So what are Glee‘s flat places that I’m hoping will curve and plunge and flip? Well, I’m afraid they’re pretty typical: a woman’s choice; hypocritical, asinine Christians; “I knew you were gay when you were three”; and my personal favorite, feelings-driven love. That’s where I’m going to camp out, but I will make a small note about a woman’s choice. This problem goes deeper than abortion. Because regardless of whether or not we murder the child (and the good news is that more and more people [and movies and other social media] paint abortion in a negative light and favor life), when the choice is all Hers, we kill off the humanity of the father too. He becomes just a sperm donor. There’s a very important episode of Glee admonishing young men to treat women like persons and work against objectifying them. There needs to be one about how women objectify men.

Which leads me to feelings-driven love and false romantic ideals. Have you ever stopped to think about what books and movies and TV shows and pop songs are all telling us about what love is and what ideal romance looks like? If you haven’t noticed, love is a feeling. And romance is an intense, often tumultuous, chemistry-infused whirlwind affirmed by good sex great sex.

Already there are some elements of the romantic plot-lines in Glee that cause me to be hopeful that things will flip, but until they do, the following scenes perfectly expose the love = feelings definition that we know in our heads isn’t right but aren’t doing much to counter in our own lives.*

Before I dive into the scenes, a little Will & Terri Schuester background:

Once upon a time Will, the goody choir boy had a crush on an older girl named April. That didn’t work out so he dated and subsequently fell in love with Terri. Together for many years, their marage [sic] appeared to grow stagnant until Terri announced she was pregnant. Will was quick to step up to be the daddy despite his wandering eye for the ginger co-worker [Emma]. (Glee Wiki)

Okay. Scene: Will finds out Terri’s been faking the pregnancy and freaks out (naturally). After ripping the pregnancy pad from Terri’s waist, Will tearfully tries to make sense of his upside-down world:

Why did you do this to us? I don’t understand.

I thought you were leaving me. You’re so different, Will. We both know it; I can feel you, you’re pulling away from me.

Why, because I – I started standing up to you, trying to make this a relationship of equals?

No, because of the damn Glee club! Ever since you started it you just started walking around like you were better than me.

I should be allowed to feel good about myself!

Who are we kidding, Will? This marriage works because you don’t feel good about yourself.


I loved you Terri, I really loved you.

I’m so sorry, Will. I’m so sorry. Do you remember at that appointment? Do you remember what we said? That at that moment, no matter what happened, we loved each other. We could get that feeling back again. You could love me back, Will. (“Mattress”)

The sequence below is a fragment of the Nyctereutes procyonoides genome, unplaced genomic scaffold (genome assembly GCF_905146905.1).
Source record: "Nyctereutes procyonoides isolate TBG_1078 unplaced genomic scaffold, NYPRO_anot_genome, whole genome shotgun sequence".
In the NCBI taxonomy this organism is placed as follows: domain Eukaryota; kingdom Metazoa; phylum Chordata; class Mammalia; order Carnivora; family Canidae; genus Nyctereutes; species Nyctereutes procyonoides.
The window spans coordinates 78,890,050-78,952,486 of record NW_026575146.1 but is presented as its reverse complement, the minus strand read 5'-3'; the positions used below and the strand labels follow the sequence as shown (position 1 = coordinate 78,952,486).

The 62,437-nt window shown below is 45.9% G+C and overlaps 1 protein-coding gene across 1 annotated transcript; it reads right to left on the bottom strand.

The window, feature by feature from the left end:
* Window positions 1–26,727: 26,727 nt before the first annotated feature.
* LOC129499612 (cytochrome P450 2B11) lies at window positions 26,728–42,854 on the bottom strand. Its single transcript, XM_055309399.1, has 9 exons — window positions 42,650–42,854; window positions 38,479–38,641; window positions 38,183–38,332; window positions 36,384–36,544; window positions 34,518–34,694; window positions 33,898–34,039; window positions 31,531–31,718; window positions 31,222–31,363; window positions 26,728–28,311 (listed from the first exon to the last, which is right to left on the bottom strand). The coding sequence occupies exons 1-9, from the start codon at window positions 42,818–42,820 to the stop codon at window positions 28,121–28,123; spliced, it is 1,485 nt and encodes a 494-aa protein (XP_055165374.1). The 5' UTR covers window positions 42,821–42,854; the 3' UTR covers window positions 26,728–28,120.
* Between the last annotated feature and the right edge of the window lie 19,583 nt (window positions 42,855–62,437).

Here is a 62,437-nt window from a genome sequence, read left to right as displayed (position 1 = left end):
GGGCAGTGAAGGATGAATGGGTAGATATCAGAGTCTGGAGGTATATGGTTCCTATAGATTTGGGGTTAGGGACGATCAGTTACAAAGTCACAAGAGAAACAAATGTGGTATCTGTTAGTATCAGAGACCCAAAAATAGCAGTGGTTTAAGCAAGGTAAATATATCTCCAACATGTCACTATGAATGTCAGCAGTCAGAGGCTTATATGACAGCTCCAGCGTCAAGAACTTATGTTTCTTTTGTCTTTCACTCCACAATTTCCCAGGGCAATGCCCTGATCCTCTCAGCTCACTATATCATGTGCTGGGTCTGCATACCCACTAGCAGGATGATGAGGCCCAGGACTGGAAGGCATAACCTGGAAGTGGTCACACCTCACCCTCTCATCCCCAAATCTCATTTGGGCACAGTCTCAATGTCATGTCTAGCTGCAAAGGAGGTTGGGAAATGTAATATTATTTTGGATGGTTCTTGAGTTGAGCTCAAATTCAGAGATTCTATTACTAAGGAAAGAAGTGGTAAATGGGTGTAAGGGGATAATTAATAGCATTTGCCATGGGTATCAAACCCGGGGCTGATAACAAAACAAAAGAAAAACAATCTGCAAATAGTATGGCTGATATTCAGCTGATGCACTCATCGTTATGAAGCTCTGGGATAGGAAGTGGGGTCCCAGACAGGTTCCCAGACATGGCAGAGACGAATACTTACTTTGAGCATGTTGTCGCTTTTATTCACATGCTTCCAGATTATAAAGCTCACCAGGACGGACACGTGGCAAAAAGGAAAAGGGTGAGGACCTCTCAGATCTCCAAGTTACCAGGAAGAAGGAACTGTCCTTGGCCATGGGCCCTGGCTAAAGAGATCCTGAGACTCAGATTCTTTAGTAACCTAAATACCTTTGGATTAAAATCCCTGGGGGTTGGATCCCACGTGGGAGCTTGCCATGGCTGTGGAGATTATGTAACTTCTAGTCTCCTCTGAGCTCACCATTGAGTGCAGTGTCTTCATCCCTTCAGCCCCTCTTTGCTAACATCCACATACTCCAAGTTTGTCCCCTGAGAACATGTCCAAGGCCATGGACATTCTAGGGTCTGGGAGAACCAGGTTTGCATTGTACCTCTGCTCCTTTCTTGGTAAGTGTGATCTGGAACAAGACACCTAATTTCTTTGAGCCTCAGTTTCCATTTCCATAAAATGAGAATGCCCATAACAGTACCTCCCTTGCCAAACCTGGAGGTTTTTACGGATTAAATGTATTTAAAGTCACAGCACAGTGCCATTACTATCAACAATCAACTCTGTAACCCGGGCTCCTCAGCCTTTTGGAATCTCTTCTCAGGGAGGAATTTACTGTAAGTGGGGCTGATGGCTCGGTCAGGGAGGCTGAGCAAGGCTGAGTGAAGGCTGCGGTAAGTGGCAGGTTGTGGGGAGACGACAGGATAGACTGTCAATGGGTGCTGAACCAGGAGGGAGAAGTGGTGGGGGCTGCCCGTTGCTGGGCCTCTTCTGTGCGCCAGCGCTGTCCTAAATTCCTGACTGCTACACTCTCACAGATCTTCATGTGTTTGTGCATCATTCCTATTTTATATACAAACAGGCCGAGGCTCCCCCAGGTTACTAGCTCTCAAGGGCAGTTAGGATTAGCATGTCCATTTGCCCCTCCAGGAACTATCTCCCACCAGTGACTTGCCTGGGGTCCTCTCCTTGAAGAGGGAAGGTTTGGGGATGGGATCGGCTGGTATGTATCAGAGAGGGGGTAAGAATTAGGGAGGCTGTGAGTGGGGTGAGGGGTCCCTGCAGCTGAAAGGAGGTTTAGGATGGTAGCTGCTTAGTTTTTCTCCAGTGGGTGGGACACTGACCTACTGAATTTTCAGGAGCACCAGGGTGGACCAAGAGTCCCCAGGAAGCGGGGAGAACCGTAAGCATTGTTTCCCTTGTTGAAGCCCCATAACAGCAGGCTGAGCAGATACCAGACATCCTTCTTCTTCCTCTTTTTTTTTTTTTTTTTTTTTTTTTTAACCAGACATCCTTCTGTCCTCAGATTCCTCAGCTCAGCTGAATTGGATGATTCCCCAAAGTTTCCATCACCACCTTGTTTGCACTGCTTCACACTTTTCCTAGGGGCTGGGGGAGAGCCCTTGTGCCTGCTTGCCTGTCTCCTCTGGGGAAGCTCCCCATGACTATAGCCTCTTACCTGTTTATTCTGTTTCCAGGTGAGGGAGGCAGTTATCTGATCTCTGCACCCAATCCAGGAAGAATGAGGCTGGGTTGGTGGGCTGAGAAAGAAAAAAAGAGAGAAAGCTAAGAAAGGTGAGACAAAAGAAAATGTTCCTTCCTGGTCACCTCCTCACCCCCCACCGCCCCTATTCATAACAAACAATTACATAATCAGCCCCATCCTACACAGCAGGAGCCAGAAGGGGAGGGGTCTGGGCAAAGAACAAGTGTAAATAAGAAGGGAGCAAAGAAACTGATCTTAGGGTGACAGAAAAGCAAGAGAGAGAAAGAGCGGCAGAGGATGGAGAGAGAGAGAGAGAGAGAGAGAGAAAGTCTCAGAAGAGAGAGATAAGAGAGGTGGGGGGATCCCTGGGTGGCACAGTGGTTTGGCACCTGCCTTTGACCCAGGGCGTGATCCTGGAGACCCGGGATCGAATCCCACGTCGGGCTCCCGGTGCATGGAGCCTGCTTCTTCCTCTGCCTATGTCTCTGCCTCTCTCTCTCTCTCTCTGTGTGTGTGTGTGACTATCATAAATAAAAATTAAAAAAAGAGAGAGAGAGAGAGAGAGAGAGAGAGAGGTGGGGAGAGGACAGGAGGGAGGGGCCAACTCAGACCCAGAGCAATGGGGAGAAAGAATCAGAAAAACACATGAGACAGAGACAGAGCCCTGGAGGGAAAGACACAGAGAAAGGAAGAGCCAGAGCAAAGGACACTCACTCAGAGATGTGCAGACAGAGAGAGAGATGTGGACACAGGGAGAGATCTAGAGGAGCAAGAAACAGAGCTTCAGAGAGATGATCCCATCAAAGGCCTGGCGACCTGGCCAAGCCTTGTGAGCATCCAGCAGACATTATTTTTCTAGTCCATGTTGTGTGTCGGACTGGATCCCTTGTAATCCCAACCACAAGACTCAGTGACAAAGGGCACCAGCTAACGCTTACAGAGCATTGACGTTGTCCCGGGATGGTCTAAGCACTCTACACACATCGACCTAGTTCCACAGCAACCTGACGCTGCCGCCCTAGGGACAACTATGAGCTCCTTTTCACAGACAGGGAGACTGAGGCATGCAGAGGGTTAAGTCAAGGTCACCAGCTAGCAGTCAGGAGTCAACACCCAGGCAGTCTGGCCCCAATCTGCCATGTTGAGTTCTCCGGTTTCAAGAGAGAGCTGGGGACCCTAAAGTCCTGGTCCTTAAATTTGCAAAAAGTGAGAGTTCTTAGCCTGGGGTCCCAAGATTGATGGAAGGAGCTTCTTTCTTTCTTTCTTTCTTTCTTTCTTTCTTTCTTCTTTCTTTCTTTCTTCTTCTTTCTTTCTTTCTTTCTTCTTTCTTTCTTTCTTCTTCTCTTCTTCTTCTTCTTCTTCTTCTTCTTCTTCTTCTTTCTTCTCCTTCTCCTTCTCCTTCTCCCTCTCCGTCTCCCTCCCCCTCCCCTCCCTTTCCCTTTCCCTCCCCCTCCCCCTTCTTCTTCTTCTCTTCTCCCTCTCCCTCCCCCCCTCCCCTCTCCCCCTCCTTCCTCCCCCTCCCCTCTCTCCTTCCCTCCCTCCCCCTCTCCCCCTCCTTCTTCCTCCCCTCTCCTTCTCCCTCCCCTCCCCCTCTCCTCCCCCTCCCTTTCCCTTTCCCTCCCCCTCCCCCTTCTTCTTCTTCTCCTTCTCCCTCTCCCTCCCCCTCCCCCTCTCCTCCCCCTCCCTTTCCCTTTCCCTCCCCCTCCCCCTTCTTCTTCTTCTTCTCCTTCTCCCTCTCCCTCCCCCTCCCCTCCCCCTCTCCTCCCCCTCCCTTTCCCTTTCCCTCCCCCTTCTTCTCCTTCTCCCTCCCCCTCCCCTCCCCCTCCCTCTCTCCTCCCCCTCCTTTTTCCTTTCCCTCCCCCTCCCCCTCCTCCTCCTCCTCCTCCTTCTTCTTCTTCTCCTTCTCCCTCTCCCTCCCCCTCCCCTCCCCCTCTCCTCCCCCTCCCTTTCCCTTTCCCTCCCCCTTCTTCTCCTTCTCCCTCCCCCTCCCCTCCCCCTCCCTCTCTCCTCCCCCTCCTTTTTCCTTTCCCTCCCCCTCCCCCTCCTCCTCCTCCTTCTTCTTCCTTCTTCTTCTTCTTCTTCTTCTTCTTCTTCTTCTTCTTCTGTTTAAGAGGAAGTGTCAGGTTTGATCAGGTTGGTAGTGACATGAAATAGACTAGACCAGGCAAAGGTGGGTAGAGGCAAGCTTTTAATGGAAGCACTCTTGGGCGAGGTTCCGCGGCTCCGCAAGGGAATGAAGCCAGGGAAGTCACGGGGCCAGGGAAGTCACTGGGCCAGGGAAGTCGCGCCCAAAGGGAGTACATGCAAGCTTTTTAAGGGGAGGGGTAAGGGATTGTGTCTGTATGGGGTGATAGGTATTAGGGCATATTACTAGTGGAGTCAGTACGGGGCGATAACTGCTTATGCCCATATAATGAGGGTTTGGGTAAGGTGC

Exit Will.

Next episode. The Glee Club kicks tail (and Lea Michele does the best “Don’t Rain on My Parade” I’ve ever heard) and take Sectionals, after which Will comes back home for the first time since he left to change clothes for Emma’s wedding.

Enter Terri:

I want you to know I’ve been seeing a therapist. It’s just at the local community center, but still.

Good. I hope it works out for you.

I’m taking responsibility, Will. I mean, I’m weak, and I’m selfish, and I let my anxiety rule my life. But you know I wasn’t always that way. It’s just that I wanted so many things that I know we’re never gonna have. But that was okay as long as I still had you. Will… say something.

I’m looking at you, and I’m trying… I mean, I really want to feel that thing I always felt when I looked at you before, that feeling of family, of love. But that’s gone.


I don’t know. (“Sectionals”)

So there it is. Love = feelings and this distorted love defines our relationships and whether or not they’re worth fighting for. At least for episodes 12 and 13… The writers have very cleverly set things up so that we experience the relationship almost entirely from Will’s perspective; and we are set up to dislike and distrust Terri and root for Emma. We soothe ourselves for hoping Emma and Will get together even though Will is married to Terri because Terri is selfish, often mistreats Will (and others), and is antagonistic toward Glee, the one thing outside of family that makes Will come alive. While Emma is adorable and caring and seems to have more in common with Will; she’s entirely the lovable underdog we love to cheer for.

But… I kind of feel as though Glee is setting us up to see ourselves for what we really are: unsympathetic, quick to judge and slow to search for the whole story, quick to follow and go after what feels good rather than what is good. Because while Terri Schuester says and does a lot of things that make us question her right to take up space (without the comic relief of Sue Sylvester), there are these deftly placed moments—those Glee -moments—where Terri is human, vulnerable and hurting. And you begin to feel sympathy and find yourself thinking… Is this a trick?

So we’ll see what happens. With each new episode I look forward to more plot twists, magical musical numbers, Sue Sylvester quotes, and busting of social myths and categories.


*A 2008 survey on the divorce rate in America: about one in three. (And Christians? Largely the same: about one in three.)
Christian porn and masturbation and the connection to fantasy-inflated expectations of real life.
“Christian” novels are just as bad, if not worse, at proliferating a false romantic ideal.

This blog post originally appeared at